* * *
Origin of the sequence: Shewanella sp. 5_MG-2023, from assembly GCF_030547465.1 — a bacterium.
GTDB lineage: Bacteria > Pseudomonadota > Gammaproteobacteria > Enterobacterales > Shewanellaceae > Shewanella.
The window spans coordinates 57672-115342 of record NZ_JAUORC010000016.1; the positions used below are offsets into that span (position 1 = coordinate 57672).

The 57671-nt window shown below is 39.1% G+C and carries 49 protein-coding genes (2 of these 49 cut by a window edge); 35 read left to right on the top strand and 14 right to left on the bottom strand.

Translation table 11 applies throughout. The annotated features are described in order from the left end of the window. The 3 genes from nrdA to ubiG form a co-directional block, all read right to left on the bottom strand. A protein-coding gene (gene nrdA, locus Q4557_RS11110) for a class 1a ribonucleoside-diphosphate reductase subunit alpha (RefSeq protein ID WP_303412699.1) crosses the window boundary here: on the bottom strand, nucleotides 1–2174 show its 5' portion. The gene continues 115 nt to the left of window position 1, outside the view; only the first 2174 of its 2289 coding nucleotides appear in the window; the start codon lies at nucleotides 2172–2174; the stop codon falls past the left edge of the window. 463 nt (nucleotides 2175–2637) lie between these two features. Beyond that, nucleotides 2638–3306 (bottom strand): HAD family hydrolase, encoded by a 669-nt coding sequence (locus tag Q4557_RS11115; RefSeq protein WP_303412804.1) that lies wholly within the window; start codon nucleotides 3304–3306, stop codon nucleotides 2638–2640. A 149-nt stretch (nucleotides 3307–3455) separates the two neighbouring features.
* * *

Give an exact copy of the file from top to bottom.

Origin of the sequence: Shewanella sp. 5_MG-2023, from assembly GCF_030547465.1 — a bacterium.
GTDB lineage: Bacteria > Pseudomonadota > Gammaproteobacteria > Enterobacterales > Shewanellaceae > Shewanella.
The window spans coordinates 57672-115342 of record NZ_JAUORC010000016.1; the positions used below are offsets into that span (position 1 = coordinate 57672).

The 57671-nt window shown below is 39.1% G+C and carries 49 protein-coding genes (2 of these 49 cut by a window edge); 35 read left to right on the top strand and 14 right to left on the bottom strand.

Translation table 11 applies throughout. The annotated features are described in order from the left end of the window. The 3 genes from nrdA to ubiG form a co-directional block, all read right to left on the bottom strand. A protein-coding gene (gene nrdA, locus Q4557_RS11110) for a class 1a ribonucleoside-diphosphate reductase subunit alpha (RefSeq protein ID WP_303412699.1) crosses the window boundary here: on the bottom strand, nucleotides 1–2174 show its 5' portion. The gene continues 115 nt to the left of window position 1, outside the view; only the first 2174 of its 2289 coding nucleotides appear in the window; the start codon lies at nucleotides 2172–2174; the stop codon falls past the left edge of the window. 463 nt (nucleotides 2175–2637) lie between these two features. Beyond that, nucleotides 2638–3306 (bottom strand): HAD family hydrolase, encoded by a 669-nt coding sequence (locus tag Q4557_RS11115; RefSeq protein WP_303412804.1) that lies wholly within the window; start codon nucleotides 3304–3306, stop codon nucleotides 2638–2640. A 149-nt stretch (nucleotides 3307–3455) separates the two neighbouring features.